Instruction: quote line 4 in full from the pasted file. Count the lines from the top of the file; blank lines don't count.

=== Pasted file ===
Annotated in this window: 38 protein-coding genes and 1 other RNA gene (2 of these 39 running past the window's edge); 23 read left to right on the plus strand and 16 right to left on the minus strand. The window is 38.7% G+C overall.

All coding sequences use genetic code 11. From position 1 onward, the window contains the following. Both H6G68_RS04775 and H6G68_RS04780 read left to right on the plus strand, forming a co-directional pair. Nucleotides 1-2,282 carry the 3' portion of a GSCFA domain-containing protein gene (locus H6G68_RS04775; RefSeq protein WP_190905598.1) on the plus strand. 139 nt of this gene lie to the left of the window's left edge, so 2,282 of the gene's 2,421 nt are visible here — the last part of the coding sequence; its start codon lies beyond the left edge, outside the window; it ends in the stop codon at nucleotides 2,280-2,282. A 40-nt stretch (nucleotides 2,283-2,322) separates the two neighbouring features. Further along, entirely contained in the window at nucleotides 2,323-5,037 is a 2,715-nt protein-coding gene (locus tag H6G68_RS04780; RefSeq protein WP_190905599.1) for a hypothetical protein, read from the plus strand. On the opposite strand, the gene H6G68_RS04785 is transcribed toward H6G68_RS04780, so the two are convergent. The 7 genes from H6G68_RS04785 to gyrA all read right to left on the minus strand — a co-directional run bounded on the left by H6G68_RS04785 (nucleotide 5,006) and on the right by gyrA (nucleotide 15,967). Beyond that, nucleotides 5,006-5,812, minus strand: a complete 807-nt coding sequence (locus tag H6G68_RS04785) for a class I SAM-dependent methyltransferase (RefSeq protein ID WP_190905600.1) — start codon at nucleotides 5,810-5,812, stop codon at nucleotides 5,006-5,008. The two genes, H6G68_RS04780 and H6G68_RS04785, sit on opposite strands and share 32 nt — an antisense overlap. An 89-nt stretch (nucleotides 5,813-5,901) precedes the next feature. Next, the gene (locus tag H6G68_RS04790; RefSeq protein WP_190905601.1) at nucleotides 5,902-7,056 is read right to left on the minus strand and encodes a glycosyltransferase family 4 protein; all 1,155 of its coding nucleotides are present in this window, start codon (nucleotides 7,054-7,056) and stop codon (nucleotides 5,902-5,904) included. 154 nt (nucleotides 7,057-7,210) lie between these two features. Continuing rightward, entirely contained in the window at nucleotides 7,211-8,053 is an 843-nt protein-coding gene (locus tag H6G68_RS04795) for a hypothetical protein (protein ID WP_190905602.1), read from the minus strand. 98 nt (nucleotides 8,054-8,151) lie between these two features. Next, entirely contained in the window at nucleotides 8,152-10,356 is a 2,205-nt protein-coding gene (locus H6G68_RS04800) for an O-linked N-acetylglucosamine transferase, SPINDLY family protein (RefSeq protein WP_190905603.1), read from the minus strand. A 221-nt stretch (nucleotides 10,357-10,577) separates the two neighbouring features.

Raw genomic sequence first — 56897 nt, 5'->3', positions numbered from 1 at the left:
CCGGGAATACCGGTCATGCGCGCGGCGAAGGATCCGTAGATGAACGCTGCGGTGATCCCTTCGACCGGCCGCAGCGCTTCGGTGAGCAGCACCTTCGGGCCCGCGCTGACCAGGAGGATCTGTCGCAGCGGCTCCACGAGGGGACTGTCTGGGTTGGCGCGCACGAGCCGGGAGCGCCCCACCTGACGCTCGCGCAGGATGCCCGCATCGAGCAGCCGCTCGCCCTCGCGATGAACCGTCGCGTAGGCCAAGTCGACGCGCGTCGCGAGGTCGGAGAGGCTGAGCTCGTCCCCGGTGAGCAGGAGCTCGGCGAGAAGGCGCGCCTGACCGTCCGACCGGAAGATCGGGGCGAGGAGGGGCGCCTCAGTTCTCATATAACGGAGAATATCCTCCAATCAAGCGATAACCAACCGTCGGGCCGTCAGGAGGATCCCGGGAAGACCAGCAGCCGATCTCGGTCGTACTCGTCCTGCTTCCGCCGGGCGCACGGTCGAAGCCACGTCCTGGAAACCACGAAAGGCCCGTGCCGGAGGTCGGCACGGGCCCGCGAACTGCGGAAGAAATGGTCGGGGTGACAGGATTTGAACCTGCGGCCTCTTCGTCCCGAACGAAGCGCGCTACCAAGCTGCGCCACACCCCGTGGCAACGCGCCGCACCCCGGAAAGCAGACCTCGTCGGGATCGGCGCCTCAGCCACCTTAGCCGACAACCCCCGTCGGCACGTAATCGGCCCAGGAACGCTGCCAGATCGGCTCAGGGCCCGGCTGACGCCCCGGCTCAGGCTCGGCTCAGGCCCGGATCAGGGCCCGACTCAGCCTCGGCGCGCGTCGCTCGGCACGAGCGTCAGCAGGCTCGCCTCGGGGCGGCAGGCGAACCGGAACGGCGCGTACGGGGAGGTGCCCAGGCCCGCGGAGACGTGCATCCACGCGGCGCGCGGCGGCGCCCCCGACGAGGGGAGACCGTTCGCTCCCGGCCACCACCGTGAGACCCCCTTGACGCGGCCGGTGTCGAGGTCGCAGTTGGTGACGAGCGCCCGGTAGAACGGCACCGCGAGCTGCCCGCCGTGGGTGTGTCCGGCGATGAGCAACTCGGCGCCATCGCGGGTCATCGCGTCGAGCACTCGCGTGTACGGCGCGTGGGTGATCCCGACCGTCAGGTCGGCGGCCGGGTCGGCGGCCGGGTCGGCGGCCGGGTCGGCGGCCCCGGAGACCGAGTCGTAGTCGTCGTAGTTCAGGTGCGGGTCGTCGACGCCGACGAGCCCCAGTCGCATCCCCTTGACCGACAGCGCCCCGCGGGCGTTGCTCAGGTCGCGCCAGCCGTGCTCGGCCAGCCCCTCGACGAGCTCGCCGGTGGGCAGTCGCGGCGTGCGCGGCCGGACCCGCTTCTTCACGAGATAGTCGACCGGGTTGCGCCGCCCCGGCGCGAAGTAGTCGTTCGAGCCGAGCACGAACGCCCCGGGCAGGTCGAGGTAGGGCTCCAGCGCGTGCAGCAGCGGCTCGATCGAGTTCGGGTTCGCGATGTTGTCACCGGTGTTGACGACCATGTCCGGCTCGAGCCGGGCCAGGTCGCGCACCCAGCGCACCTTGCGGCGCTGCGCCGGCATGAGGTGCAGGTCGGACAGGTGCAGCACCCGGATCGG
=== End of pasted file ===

CCGGGAATACCGGTCATGCGCGCGGCGAAGGATCCGTAGATGAACGCTGCGGTGATCCCTTCGACCGGCCGCAGCGCTTCGGTGAGCAGCACCTTCGGGCCCGCGCTGACCAGGAGGATCTGTCGCAGCGGCTCCACGAGGGGACTGTCTGGGTTGGCGCGCACGAGCCGGGAGCGCCCCACCTGACGCTCGCGCAGGATGCCCGCATCGAGCAGCCGCTCGCCCTCGCGATGAACCGTCGCGTAGGCCAAGTCGACGCGCGTCGCGAGGTCGGAGAGGCTGAGCTCGTCCCCGGTGAGCAGGAGCTCGGCGAGAAGGCGCGCCTGACCGTCCGACCGGAAGATCGGGGCGAGGAGGGGCGCCTCAGTTCTCATATAACGGAGAATATCCTCCAATCAAGCGATAACCAACCGTCGGGCCGTCAGGAGGATCCCGGGAAGACCAGCAGCCGATCTCGGTCGTACTCGTCCTGCTTCCGCCGGGCGCACGGTCGAAGCCACGTCCTGGAAACCACGAAAGGCCCGTGCCGGAGGTCGGCACGGGCCCGCGAACTGCGGAAGAAATGGTCGGGGTGACAGGATTTGAACCTGCGGCCTCTTCGTCCCGAACGAAGCGCGCTACCAAGCTGCGCCACACCCCGTGGCAACGCGCCGCACCCCGGAAAGCAGACCTCGTCGGGATCGGCGCCTCAGCCACCTTAGCCGACAACCCCCGTCGGCACGTAATCGGCCCAGGAACGCTGCCAGATCGGCTCAGGGCCCGGCTGACGCCCCGGCTCAGGCTCGGCTCAGGCCCGGATCAGGGCCCGACTCAGCCTCGGCGCGCGTCGCTCGGCACGAGCGTCAGCAGGCTCGCCTCGGGGCGGCAGGCGAACCGGAACGGCGCGTACGGGGAGGTGCCCAGGCCCGCGGAGACGTGCATCCACGCGGCGCGCGGCGGCGCCCCCGACGAGGGGAGACCGTTCGCTCCCGGCCACCACCGTGAGACCCCCTTGACGCGGCCGGTGTCGAGGTCGCAGTTGGTGACGAGCGCCCGGTAGAACGGCACCGCGAGCTGCCCGCCGTGGGTGTGTCCGGCGATGAGCAACTCGGCGCCATCGCGGGTCATCGCGTCGAGCACTCGCGTGTACGGCGCGTGGGTGATCCCGACCGTCAGGTCGGCGGCCGGGTCGGCGGCCGGGTCGGCGGCCGGGTCGGCGGCCCCGGAGACCGAGTCGTAGTCGTCGTAGTTCAGGTGCGGGTCGTCGACGCCGACGAGCCCCAGTCGCATCCCCTTGACCGACAGCGCCCCGCGGGCGTTGCTCAGGTCGCGCCAGCCGTGCTCGGCCAGCCCCTCGACGAGCTCGCCGGTGGGCAGTCGCGGCGTGCGCGGCCGGACCCGCTTCTTCACGAGATAGTCGACCGGGTTGCGCCGCCCCGGCGCGAAGTAGTCGTTCGAGCCGAGCACGAACGCCCCGGGCAGGTCGAGGTAGGGCTCCAGCGCGTGCAGCAGCGGCTCGATCGAGTTCGGGTTCGCGATGTTGTCACCGGTGTTGACGACCATGTCCGGCTCGAGCCGGGCCAGGTCGCGCACCCAGCGCACCTTGCGGCGCTGCGCCGGCATGAGGTGCAGGTCGGACAGGTGCAGCACCCGGATCGG